Cybersecurity Best Practices for Healthcare Providers 

Developing and implementing strategies to mitigate cybercrime is essential – and attainable – for healthcare providers, from solo physician practices to medical groups, large health systems and federally qualified health centers (FQHCs). The first component is creating and documenting detailed policies and procedures for achieving compliance, regularly checking that they’re up-to-date and routinely testing them. 

Another crucial part of a sound cybersecurity strategy is conducting a comprehensive risk assessment. According to the National Institute of Standards and Technology (NIST), the steps for a healthcare risk assessment management should include:

  • Categorizing information systems
  • Identifying and implementing security controls
  • Accessing, monitoring and adjusting security controls
  • Authorizing information systems
  • Monitoring and adjusting security controls 

As noted by NIST, monitoring security controls are an important component of the risk assessment process. This includes controlling and regularly reviewing access to PHI. Access to PHI within a healthcare provider team should only be given to employees when it’s necessary for them to perform their job. 

Healthcare providers should continually educate and train their staff on cybersecurity, especially when a new employee joins the team. This training should cover the risks of using a USB drive from an unreliable source, password practices and ways to identify emails with infected links or attachments that might contain ransomware. 

Perhaps the most complex part of implementing a strategy to prevent cybercrime is ensuring that the technology used by the provider and staff is adequately protected from hacking, ransomware and other types of cyberattacks. We recommend some or all of the following actions:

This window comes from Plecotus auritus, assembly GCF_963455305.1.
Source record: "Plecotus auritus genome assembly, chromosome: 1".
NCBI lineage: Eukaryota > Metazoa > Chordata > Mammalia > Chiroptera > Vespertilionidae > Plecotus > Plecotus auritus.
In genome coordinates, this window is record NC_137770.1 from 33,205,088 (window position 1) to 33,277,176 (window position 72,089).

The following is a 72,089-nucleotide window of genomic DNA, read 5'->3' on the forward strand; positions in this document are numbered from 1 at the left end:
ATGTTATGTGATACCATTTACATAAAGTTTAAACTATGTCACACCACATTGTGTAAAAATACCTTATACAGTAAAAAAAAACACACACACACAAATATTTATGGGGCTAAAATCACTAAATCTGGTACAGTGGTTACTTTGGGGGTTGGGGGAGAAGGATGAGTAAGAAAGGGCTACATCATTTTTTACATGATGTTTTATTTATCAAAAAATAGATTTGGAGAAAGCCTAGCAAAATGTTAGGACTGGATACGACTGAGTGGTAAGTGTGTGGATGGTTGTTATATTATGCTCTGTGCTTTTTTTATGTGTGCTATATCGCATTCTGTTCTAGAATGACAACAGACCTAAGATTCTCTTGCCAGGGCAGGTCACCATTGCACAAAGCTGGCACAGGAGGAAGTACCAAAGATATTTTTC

• Verify that PHI and other data is encrypted properly; HIPAA requires data stored on a hard drive to be encrypted and accounted for 24/7.
  • Implement and manage proper endpoint security, making sure software is up-to-date and operating systems aren’t left unpatched.
  • Ensure all smart medical devices are monitored and contain firewalls and anti-virus protections.
  • Require vendors with whom you partner to verify the risk assessment and management policies and procedures they use.
  • Back up data routinely.
  • Consider using two-factor authentication and single sign-on (SSO).
  • Require employees working remotely to connect to your network through a virtual private network (VPN) to ensure their internet traffic is encrypted.
  • Ensure remediation plans are implemented for user authentication deficiencies and prohibit employees from connecting to public Wi-Fi networks using a device with access to PHI.
  • Verify that the service level agreement (SLA) you have with your cloud service provider includes specific information on how that entity proactively meets requirements for cloud compliance. 

At Epion Health, we are committed to data security and privacy. Our powerful platform helps healthcare providers deliver care that’s secure and reliable and makes it easy to connect securely with patients any time, from anywhere, at all points along the care journey. Schedule a meeting with us to learn more!